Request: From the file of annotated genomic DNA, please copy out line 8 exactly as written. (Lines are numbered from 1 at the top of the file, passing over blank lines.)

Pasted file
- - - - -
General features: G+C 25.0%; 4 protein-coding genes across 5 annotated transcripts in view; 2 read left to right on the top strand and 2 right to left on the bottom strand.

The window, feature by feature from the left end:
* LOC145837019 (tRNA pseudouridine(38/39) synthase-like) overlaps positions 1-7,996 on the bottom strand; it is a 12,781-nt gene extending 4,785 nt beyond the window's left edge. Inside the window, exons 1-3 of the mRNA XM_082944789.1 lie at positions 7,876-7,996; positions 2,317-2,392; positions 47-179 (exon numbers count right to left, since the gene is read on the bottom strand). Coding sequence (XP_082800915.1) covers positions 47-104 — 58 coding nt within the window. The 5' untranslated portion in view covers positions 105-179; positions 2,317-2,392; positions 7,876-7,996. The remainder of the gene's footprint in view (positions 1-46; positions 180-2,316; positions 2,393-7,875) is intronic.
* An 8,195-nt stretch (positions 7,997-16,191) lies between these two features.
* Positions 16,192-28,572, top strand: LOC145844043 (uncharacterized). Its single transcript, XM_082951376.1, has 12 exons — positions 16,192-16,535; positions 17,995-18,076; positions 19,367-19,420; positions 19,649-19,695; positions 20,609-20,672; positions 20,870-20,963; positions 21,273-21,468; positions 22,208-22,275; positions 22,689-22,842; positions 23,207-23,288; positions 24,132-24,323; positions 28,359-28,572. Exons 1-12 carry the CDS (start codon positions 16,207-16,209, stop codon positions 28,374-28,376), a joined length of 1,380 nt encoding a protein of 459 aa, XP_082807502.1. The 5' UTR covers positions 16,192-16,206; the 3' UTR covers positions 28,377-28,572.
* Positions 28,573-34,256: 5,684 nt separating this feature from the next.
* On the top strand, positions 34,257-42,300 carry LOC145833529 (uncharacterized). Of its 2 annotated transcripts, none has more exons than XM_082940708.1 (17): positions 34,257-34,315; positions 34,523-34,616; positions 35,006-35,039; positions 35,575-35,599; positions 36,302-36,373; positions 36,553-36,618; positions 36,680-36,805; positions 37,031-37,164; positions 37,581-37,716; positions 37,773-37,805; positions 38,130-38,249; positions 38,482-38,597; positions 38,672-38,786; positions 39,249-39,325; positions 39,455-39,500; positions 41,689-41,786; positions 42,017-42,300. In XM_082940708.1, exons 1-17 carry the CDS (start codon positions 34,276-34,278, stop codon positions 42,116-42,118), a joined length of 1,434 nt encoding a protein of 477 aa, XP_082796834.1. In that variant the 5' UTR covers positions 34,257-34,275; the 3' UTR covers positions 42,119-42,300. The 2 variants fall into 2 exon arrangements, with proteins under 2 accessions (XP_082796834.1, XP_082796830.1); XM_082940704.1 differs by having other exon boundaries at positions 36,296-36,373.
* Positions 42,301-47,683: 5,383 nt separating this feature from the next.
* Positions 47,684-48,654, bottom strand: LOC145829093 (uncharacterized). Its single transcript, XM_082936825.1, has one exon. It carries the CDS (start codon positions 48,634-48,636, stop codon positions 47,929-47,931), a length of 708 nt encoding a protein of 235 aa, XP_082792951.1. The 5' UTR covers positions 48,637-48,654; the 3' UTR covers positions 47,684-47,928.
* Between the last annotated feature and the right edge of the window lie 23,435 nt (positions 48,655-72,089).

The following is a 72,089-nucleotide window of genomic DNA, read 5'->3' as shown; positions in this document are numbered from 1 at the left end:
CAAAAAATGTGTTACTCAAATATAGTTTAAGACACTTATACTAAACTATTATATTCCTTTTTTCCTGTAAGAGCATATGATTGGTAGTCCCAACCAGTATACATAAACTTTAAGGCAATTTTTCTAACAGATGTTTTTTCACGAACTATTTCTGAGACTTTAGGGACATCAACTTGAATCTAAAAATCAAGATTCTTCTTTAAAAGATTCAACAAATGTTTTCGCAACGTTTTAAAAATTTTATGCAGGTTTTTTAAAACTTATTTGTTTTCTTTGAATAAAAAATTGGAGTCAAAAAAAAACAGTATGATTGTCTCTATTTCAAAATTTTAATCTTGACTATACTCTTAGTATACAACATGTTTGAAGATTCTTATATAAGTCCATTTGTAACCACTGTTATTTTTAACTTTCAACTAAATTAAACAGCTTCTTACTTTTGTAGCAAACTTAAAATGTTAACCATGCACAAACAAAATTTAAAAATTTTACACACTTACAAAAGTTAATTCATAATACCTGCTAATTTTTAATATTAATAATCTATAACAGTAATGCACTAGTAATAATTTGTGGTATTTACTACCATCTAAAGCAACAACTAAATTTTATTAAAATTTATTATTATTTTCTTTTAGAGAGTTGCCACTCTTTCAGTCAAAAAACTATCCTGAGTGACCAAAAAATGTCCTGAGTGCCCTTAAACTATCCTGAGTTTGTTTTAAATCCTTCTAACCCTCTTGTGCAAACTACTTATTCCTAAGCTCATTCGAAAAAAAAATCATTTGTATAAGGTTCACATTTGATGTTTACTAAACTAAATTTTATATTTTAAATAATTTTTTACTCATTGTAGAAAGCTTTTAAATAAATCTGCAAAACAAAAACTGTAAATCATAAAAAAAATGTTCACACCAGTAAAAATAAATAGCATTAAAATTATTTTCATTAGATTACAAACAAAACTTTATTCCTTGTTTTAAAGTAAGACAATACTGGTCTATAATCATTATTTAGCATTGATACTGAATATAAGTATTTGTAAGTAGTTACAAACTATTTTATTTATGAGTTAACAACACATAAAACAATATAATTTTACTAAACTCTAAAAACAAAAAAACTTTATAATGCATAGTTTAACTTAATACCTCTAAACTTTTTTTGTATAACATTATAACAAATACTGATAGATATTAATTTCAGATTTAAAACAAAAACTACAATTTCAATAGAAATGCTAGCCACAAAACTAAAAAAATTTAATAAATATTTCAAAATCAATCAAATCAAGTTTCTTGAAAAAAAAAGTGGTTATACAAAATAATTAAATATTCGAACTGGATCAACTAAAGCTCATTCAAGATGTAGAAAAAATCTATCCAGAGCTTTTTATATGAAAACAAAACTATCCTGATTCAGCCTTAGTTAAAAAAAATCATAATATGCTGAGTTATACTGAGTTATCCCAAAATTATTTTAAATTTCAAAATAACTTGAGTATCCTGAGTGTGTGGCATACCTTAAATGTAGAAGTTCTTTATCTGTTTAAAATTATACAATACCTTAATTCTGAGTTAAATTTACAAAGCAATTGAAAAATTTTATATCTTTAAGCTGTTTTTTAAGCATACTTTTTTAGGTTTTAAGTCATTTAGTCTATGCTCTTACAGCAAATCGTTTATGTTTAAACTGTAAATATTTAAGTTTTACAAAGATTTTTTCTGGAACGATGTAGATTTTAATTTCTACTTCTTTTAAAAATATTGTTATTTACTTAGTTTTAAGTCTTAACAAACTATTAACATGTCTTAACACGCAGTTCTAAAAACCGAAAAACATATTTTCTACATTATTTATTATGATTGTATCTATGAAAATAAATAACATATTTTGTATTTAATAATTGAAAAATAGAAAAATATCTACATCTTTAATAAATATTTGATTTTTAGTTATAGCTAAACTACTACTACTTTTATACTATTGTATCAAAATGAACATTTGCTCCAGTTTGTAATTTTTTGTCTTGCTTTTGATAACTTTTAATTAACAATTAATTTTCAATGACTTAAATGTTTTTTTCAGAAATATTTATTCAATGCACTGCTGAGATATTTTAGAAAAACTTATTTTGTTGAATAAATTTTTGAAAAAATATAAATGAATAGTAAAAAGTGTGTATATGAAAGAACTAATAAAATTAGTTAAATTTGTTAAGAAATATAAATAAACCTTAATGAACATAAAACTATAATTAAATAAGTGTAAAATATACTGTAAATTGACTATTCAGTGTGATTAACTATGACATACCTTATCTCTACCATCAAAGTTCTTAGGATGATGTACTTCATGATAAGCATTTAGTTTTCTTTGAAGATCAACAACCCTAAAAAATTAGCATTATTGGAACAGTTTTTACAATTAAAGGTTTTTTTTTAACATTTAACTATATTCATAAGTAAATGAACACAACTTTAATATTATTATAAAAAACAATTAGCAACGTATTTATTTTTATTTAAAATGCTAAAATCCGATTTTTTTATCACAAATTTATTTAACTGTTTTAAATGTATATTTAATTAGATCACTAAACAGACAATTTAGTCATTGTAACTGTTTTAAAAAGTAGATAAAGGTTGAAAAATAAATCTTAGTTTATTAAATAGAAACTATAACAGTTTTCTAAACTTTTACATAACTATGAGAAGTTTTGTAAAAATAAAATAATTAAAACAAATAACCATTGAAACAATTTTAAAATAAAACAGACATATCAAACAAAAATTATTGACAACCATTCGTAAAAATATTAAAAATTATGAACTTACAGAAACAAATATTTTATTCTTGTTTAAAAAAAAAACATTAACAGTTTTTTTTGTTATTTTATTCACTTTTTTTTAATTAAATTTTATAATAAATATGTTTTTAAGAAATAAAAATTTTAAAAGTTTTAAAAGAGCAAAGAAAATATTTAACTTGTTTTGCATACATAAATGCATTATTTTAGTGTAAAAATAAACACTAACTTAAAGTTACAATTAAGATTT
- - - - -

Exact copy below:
* Positions 42,301-47,683: 5,383 nt separating this feature from the next.